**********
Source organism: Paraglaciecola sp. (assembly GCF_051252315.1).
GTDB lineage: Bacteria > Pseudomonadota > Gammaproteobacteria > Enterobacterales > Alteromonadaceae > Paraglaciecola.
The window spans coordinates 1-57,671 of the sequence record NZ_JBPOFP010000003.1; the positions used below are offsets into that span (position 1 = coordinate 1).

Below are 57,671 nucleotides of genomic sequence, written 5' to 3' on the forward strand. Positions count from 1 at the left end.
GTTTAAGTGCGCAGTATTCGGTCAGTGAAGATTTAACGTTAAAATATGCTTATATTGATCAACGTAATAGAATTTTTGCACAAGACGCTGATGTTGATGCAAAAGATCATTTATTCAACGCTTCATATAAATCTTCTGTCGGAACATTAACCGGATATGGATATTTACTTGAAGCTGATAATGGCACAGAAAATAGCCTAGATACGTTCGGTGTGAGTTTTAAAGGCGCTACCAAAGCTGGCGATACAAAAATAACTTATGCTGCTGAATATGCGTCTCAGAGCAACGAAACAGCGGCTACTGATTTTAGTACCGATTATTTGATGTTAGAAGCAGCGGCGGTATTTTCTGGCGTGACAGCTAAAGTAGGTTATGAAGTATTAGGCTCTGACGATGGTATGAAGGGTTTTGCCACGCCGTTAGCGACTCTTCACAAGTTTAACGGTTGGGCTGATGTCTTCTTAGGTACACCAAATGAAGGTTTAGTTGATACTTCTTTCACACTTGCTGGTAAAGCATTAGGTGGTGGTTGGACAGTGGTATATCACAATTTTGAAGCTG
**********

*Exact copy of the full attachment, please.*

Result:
Source organism: Paraglaciecola sp. (assembly GCF_051252315.1).
GTDB lineage: Bacteria > Pseudomonadota > Gammaproteobacteria > Enterobacterales > Alteromonadaceae > Paraglaciecola.
The window spans coordinates 1-57,671 of the sequence record NZ_JBPOFP010000003.1; the positions used below are offsets into that span (position 1 = coordinate 1).

Below are 57,671 nucleotides of genomic sequence, written 5' to 3' on the forward strand. Positions count from 1 at the left end.
GTTTAAGTGCGCAGTATTCGGTCAGTGAAGATTTAACGTTAAAATATGCTTATATTGATCAACGTAATAGAATTTTTGCACAAGACGCTGATGTTGATGCAAAAGATCATTTATTCAACGCTTCATATAAATCTTCTGTCGGAACATTAACCGGATATGGATATTTACTTGAAGCTGATAATGGCACAGAAAATAGCCTAGATACGTTCGGTGTGAGTTTTAAAGGCGCTACCAAAGCTGGCGATACAAAAATAACTTATGCTGCTGAATATGCGTCTCAGAGCAACGAAACAGCGGCTACTGATTTTAGTACCGATTATTTGATGTTAGAAGCAGCGGCGGTATTTTCTGGCGTGACAGCTAAAGTAGGTTATGAAGTATTAGGCTCTGACGATGGTATGAAGGGTTTTGCCACGCCGTTAGCGACTCTTCACAAGTTTAACGGTTGGGCTGATGTCTTCTTAGGTACACCAAATGAAGGTTTAGTTGATACTTCTTTCACACTTGCTGGTAAAGCATTAGGTGGTGGTTGGACAGTGGTATATCACAATTTTGAAGCTG